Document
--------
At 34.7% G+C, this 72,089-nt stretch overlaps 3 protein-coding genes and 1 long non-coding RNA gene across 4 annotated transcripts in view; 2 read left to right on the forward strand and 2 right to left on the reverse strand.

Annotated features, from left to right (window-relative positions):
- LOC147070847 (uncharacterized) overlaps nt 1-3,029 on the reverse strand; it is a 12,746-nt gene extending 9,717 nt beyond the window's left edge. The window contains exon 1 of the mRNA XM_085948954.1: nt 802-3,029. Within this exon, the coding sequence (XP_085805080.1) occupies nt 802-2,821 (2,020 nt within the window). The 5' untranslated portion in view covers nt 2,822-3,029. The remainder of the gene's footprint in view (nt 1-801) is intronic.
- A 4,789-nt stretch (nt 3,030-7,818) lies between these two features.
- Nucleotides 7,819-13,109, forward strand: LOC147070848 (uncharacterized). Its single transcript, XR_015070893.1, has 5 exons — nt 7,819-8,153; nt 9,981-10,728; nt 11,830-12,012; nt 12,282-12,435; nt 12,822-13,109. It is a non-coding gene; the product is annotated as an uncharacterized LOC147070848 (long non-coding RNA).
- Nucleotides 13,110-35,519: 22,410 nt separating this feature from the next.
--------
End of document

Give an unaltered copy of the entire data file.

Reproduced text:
At 34.7% G+C, this 72,089-nt stretch overlaps 3 protein-coding genes and 1 long non-coding RNA gene across 4 annotated transcripts in view; 2 read left to right on the forward strand and 2 right to left on the reverse strand.

Annotated features, from left to right (window-relative positions):
- LOC147070847 (uncharacterized) overlaps nt 1-3,029 on the reverse strand; it is a 12,746-nt gene extending 9,717 nt beyond the window's left edge. The window contains exon 1 of the mRNA XM_085948954.1: nt 802-3,029. Within this exon, the coding sequence (XP_085805080.1) occupies nt 802-2,821 (2,020 nt within the window). The 5' untranslated portion in view covers nt 2,822-3,029. The remainder of the gene's footprint in view (nt 1-801) is intronic.
- A 4,789-nt stretch (nt 3,030-7,818) lies between these two features.
- Nucleotides 7,819-13,109, forward strand: LOC147070848 (uncharacterized). Its single transcript, XR_015070893.1, has 5 exons — nt 7,819-8,153; nt 9,981-10,728; nt 11,830-12,012; nt 12,282-12,435; nt 12,822-13,109. It is a non-coding gene; the product is annotated as an uncharacterized LOC147070848 (long non-coding RNA).
- Nucleotides 13,110-35,519: 22,410 nt separating this feature from the next.